Overheard one autumn afternoon in Freshman Experiences in Mechanical Engineering: “OK, we’re supposed to disconnect… wait… no…”
“Is this the spark plug?”
“With the spark plug, the motor has a hard pull. Without it, it’s easy. Are we supposed to know why?”
“Does anyone know where the muffler is,” “…what a gasket is,” “…what a choke does?” As they grapple to better understand the lawn mower engines before them (the assignment: to take apart—and later put back together—the mower’s engine), many of the students in Professor Ilene Busch-Vishniac’s course get their first hands-on exposure to how an engine works.
Engines, the most common mechanical items found, incorporate basic engineering principles such as fluid motion, heat transfer, and kinematics. “An engine synthesizes everything [students] have learned,” Busch-Vishniac says. “As they dissect it, they question why certain design decisions were made.”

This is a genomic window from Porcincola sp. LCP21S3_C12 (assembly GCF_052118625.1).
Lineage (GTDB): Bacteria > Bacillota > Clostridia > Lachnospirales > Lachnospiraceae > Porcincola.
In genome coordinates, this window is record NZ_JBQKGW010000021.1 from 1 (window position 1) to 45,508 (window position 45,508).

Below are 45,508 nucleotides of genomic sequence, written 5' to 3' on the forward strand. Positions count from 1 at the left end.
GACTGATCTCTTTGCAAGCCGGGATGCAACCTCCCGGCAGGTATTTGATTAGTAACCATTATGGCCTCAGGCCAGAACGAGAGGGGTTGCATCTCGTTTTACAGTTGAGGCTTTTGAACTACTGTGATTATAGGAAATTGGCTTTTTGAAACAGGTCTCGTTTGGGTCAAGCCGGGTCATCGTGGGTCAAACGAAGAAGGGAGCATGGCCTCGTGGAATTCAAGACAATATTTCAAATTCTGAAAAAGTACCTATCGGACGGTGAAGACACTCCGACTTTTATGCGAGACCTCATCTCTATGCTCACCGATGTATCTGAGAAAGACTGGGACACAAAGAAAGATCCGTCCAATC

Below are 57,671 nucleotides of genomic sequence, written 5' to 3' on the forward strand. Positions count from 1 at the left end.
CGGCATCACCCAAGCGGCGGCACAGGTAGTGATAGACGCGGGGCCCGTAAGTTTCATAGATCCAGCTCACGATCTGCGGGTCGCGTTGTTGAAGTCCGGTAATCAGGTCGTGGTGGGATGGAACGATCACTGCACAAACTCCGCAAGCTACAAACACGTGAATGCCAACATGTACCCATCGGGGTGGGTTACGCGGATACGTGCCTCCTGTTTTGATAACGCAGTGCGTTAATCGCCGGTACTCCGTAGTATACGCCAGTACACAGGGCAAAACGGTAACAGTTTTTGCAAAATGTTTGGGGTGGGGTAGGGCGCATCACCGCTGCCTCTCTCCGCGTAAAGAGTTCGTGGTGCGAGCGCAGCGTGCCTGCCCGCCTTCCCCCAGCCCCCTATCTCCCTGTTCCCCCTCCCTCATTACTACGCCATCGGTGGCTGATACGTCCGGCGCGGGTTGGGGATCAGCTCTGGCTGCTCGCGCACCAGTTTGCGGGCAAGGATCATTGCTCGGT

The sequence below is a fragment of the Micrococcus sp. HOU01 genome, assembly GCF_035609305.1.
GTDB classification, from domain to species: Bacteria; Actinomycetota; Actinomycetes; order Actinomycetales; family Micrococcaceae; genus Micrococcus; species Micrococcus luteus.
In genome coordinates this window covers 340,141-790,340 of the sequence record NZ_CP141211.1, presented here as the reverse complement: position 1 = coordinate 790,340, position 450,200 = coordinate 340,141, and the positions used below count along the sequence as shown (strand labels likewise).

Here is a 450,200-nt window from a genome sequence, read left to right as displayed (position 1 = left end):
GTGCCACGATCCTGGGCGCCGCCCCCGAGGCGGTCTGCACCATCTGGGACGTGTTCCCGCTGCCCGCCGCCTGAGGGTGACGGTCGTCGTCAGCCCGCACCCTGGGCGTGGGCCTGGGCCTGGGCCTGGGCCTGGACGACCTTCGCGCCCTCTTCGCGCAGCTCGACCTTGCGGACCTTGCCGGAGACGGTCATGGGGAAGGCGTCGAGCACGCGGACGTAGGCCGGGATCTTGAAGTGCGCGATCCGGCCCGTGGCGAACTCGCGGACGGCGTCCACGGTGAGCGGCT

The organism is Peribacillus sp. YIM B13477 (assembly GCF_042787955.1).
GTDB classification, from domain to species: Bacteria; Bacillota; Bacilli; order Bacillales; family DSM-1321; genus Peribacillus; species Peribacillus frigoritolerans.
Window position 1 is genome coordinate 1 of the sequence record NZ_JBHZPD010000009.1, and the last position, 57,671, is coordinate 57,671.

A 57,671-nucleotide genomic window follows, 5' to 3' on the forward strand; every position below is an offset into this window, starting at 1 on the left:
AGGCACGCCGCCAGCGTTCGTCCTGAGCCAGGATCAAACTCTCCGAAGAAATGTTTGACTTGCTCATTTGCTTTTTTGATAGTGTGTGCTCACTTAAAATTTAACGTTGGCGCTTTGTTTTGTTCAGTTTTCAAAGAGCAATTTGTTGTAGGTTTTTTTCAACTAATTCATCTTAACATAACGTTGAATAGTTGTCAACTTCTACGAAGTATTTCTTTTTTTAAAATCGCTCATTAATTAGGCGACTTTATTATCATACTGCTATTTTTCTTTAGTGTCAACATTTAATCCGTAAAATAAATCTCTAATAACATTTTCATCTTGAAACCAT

These particular engines are black and shiny, one cylinder, four-stroke, 3.5 horsepower Briggs & Stratton internal combustion engines. Equipped with screwdrivers, wrenches, and pliers, the freshman teams of three dismantle the engines, labeling parts and carefully documenting their progress.
As the engines are disassembled into more than 50 individual pieces, questions gradually turn to statements. “This is the carburetor,” “This is the throttle linkage,” “You press this and get—‘vrum, vrum.’ ”
After two hours the pieces are packed into plastic baggies and boxes. During reassembly, a week later, tensions are high. In order to pass the assignment, the engines must restart. Ultimately, one engine starts immediately, one after a few tries, and one not at all.
“The tiny stuff,” says Busch-Vishniac, “like the heat transfer of microchips, is exquisitely hard to introduce them to and so is the big stuff…We can’t exactly take them out to a battleship and have them take it apart.” However, “the engine is just the right scale.” Smiling, she adds, “And it’s a chance to roll up your sleeves and get gasoline and oil under your nails.”